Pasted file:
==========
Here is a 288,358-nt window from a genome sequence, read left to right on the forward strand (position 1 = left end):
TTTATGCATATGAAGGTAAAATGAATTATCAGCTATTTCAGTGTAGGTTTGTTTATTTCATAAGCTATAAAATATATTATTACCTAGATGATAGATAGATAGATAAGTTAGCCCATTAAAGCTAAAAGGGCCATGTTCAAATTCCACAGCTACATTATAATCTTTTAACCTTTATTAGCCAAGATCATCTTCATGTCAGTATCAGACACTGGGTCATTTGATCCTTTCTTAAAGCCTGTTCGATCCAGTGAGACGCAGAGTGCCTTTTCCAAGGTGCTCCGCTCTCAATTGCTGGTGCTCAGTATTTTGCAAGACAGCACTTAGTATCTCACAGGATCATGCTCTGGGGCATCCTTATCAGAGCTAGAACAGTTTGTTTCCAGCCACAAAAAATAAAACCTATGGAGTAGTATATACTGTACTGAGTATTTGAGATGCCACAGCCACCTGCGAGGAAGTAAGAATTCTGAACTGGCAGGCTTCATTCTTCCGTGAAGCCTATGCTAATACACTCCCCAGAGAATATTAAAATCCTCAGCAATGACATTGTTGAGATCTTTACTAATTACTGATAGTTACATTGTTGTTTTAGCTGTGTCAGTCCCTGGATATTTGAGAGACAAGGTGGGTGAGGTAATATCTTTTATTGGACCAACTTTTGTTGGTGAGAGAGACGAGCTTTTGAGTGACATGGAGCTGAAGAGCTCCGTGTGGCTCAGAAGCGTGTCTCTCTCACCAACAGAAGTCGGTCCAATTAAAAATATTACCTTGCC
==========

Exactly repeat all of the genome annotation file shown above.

Here is a 288,358-nt window from a genome sequence, read left to right on the forward strand (position 1 = left end):
TTTATGCATATGAAGGTAAAATGAATTATCAGCTATTTCAGTGTAGGTTTGTTTATTTCATAAGCTATAAAATATATTATTACCTAGATGATAGATAGATAGATAAGTTAGCCCATTAAAGCTAAAAGGGCCATGTTCAAATTCCACAGCTACATTATAATCTTTTAACCTTTATTAGCCAAGATCATCTTCATGTCAGTATCAGACACTGGGTCATTTGATCCTTTCTTAAAGCCTGTTCGATCCAGTGAGACGCAGAGTGCCTTTTCCAAGGTGCTCCGCTCTCAATTGCTGGTGCTCAGTATTTTGCAAGACAGCACTTAGTATCTCACAGGATCATGCTCTGGGGCATCCTTATCAGAGCTAGAACAGTTTGTTTCCAGCCACAAAAAATAAAACCTATGGAGTAGTATATACTGTACTGAGTATTTGAGATGCCACAGCCACCTGCGAGGAAGTAAGAATTCTGAACTGGCAGGCTTCATTCTTCCGTGAAGCCTATGCTAATACACTCCCCAGAGAATATTAAAATCCTCAGCAATGACATTGTTGAGATCTTTACTAATTACTGATAGTTACATTGTTGTTTTAGCTGTGTCAGTCCCTGGATATTTGAGAGACAAGGTGGGTGAGGTAATATCTTTTATTGGACCAACTTTTGTTGGTGAGAGAGACGAGCTTTTGAGTGACATGGAGCTGAAGAGCTCCGTGTGGCTCAGAAGCGTGTCTCTCTCACCAACAGAAGTCGGTCCAATTAAAAATATTACCTTGCC